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All content by Kyle E. Mitchell, who is not your lawyer.

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To-Do List Pollingevent-based meatspace task management

As I’ve mentioned offhand before, I keep to-do lists as plain-text files in a Git repository. Every morning, before I wake up, a cheap cloud computer I rent downloads my lists, pulls out every line with today’s date in it, and e-mails them to me.

But what to do when tasks aren’t due or scheduled for particular days? What about tasks waiting on some unscheduled future event? I can’t put a date if I don’t know what date to put.

I recently added a new convention for tasks triggered by events to come at unknown future times:

CEO returns from holiday >> follow up on insurance inventory

Everything before >> is the “event”. In this case, the client’s CEO coming back from holiday. Everything after >> is the task. Once the event happens, I need to be reminded of the task.

This convention makes it easy for the computer to find the events I’m waiting on and ask me about them. In other words, the computer can poll me for these events.

I’ve scheduled another task for my cloud server: sending me a list of all the triggers in my to-do lists every Monday and Thursday morning. For fellow nerds, the crontab line looks like this:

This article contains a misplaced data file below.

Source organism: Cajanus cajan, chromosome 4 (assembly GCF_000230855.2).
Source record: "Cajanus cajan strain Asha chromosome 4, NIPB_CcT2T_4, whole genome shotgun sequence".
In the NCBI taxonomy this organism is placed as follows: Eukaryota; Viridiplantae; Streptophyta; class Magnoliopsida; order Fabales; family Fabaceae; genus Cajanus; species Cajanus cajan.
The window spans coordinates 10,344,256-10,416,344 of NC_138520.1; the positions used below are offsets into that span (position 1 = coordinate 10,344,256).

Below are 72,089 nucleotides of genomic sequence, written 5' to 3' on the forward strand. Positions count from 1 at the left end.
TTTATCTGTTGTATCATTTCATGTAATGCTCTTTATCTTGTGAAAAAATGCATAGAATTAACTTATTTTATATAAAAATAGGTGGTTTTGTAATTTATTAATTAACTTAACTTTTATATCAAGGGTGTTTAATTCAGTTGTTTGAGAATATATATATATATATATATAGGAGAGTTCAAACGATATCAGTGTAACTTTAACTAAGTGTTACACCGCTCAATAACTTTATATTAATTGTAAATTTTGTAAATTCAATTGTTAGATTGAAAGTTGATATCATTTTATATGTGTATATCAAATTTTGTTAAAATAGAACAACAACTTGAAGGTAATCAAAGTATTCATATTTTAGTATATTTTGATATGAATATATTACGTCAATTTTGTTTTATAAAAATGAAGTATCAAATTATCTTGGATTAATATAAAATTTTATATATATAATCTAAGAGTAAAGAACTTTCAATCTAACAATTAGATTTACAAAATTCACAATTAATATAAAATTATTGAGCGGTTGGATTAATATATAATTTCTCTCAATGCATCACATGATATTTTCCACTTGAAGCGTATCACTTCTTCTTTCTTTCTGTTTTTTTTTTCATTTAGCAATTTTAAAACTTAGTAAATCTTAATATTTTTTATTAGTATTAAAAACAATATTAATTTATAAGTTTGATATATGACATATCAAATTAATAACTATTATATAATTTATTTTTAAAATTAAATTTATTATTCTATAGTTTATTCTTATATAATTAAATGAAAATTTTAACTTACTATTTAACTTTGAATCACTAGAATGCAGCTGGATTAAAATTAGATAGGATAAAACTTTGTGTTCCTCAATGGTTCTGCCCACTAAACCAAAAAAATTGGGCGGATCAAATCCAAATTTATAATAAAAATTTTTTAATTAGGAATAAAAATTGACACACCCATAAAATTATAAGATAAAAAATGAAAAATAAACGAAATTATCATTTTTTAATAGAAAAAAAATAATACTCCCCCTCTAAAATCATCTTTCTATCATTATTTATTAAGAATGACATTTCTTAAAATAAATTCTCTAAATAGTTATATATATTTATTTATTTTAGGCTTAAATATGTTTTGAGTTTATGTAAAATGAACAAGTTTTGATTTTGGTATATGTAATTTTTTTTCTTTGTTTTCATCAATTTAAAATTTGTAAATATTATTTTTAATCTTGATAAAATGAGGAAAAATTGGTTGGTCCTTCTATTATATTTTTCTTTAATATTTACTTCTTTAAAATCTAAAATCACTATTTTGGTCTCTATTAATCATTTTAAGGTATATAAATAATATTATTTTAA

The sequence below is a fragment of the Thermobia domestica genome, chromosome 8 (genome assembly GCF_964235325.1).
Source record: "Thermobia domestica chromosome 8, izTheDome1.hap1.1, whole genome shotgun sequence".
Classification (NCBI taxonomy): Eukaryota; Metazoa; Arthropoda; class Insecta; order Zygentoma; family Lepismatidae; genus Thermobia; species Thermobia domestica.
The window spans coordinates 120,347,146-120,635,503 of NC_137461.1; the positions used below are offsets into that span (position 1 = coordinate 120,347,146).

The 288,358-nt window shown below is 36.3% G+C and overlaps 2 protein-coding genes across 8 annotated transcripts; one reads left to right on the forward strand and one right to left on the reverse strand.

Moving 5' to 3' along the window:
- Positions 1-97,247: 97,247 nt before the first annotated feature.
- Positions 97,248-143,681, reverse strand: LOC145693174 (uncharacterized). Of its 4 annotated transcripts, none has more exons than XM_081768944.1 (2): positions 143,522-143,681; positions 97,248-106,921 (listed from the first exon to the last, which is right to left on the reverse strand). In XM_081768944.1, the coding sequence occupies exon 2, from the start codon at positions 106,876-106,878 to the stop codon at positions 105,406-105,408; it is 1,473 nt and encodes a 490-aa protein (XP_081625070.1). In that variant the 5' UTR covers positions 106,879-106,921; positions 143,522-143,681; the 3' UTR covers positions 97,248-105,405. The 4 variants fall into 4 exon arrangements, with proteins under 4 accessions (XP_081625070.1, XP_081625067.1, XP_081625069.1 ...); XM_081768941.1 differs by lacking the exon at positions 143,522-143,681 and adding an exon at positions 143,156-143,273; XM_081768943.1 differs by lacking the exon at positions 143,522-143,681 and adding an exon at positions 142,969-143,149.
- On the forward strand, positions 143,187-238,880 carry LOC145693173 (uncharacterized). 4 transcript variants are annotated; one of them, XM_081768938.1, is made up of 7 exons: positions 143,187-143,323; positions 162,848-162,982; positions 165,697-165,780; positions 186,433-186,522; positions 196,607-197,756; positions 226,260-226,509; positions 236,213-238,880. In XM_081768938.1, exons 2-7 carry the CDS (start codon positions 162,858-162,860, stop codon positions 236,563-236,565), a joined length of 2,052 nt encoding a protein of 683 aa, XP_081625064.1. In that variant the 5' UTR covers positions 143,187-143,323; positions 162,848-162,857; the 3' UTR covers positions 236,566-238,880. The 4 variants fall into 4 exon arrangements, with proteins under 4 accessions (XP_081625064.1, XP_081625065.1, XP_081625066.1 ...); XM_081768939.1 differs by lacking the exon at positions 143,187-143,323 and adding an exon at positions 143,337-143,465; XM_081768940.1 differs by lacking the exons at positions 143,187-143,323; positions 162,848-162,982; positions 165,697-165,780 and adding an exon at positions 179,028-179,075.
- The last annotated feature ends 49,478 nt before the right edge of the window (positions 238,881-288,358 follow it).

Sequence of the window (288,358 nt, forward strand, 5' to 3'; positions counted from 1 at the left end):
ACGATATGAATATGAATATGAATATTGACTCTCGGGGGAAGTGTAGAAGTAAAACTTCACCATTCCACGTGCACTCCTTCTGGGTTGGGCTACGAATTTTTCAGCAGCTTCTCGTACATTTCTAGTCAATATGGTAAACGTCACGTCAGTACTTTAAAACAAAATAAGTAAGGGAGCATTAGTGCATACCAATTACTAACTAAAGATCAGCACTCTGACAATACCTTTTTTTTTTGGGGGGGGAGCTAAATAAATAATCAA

30     11    *   *   1,4 ~/.cron/emailtodotriggers

Crucially, if multiple tasks are waiting on the same event, this script only e-mails me the event description once. I may have a hundred tasks waiting on events, but only receive a list of five or six events by e-mail. Easy enough to glance through—and likely delete without further action—in a few seconds, as I start my day.

So far, Monday and Thursday—twice a week—is the frequency that works for me. I don’t get e-mails with the same triggers so often that I get annoyed by the e-mails. But I do get the e-mails frequently enough that I can generally respond quickly and keep things moving at pace.

Of course, sometimes I don’t need the computer to remind me. Sometimes I just remember. I’m free to go into my to-do lists and follow up on my own initiative. But I’m also free to offload responsibility for remembering to my lists.

I’ve long thought about doing something like this. And I’ve certainly had some very busy times long before this change. But especially toward the end of last year, I was both slammed and slammed by a bunch of event-driven tasks. I couldn’t hold it all in my head reliably, and I didn’t yet have a good, systematic alternative.

Before adopting the new convention and writing the scripts, I used a clunky half-measure. I’d schedule tasks a week or so in advance, with a note that the deadline was conditional on some event. That sufficed for several years of a busy law practice. But I spent a lot of time incrementing due dates.

Your thoughts and feedback are always welcome by e-mail.

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